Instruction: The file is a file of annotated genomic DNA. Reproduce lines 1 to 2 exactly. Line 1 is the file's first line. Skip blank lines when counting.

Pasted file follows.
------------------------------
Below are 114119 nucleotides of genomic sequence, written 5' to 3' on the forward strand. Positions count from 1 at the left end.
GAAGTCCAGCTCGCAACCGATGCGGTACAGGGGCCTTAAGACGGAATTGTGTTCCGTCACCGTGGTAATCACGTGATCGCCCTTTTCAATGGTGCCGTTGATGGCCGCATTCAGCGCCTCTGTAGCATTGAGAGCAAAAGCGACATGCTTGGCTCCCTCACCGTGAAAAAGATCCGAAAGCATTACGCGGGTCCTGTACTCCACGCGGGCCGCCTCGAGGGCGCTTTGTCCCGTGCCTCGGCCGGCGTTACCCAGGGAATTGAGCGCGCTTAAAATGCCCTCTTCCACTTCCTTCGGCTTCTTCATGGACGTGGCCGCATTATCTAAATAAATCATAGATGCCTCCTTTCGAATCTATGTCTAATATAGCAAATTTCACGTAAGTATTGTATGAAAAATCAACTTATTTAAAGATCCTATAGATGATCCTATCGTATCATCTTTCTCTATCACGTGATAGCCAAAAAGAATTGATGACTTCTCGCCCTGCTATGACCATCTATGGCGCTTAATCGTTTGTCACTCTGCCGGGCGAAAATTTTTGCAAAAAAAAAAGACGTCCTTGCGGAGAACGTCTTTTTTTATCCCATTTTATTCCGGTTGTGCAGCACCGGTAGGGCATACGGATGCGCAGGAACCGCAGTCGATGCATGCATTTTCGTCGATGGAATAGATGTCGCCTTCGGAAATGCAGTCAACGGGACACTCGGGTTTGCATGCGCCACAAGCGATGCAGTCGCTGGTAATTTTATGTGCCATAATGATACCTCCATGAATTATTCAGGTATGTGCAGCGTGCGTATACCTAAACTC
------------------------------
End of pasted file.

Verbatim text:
Below are 114119 nucleotides of genomic sequence, written 5' to 3' on the forward strand. Positions count from 1 at the left end.
GAAGTCCAGCTCGCAACCGATGCGGTACAGGGGCCTTAAGACGGAATTGTGTTCCGTCACCGTGGTAATCACGTGATCGCCCTTTTCAATGGTGCCGTTGATGGCCGCATTCAGCGCCTCTGTAGCATTGAGAGCAAAAGCGACATGCTTGGCTCCCTCACCGTGAAAAAGATCCGAAAGCATTACGCGGGTCCTGTACTCCACGCGGGCCGCCTCGAGGGCGCTTTGTCCCGTGCCTCGGCCGGCGTTACCCAGGGAATTGAGCGCGCTTAAAATGCCCTCTTCCACTTCCTTCGGCTTCTTCATGGACGTGGCCGCATTATCTAAATAAATCATAGATGCCTCCTTTCGAATCTATGTCTAATATAGCAAATTTCACGTAAGTATTGTATGAAAAATCAACTTATTTAAAGATCCTATAGATGATCCTATCGTATCATCTTTCTCTATCACGTGATAGCCAAAAAGAATTGATGACTTCTCGCCCTGCTATGACCATCTATGGCGCTTAATCGTTTGTCACTCTGCCGGGCGAAAATTTTTGCAAAAAAAAAAGACGTCCTTGCGGAGAACGTCTTTTTTTATCCCATTTTATTCCGGTTGTGCAGCACCGGTAGGGCATACGGATGCGCAGGAACCGCAGTCGATGCATGCATTTTCGTCGATGGAATAGATGTCGCCTTCGGAAATGCAGTCAACGGGACACTCGGGTTTGCATGCGCCACAAGCGATGCAGTCGCTGGTAATTTTATGTGCCATAATGATACCTCCATGAATTATTCAGGTATGTGCAGCGTGCGTATACCTAAACTC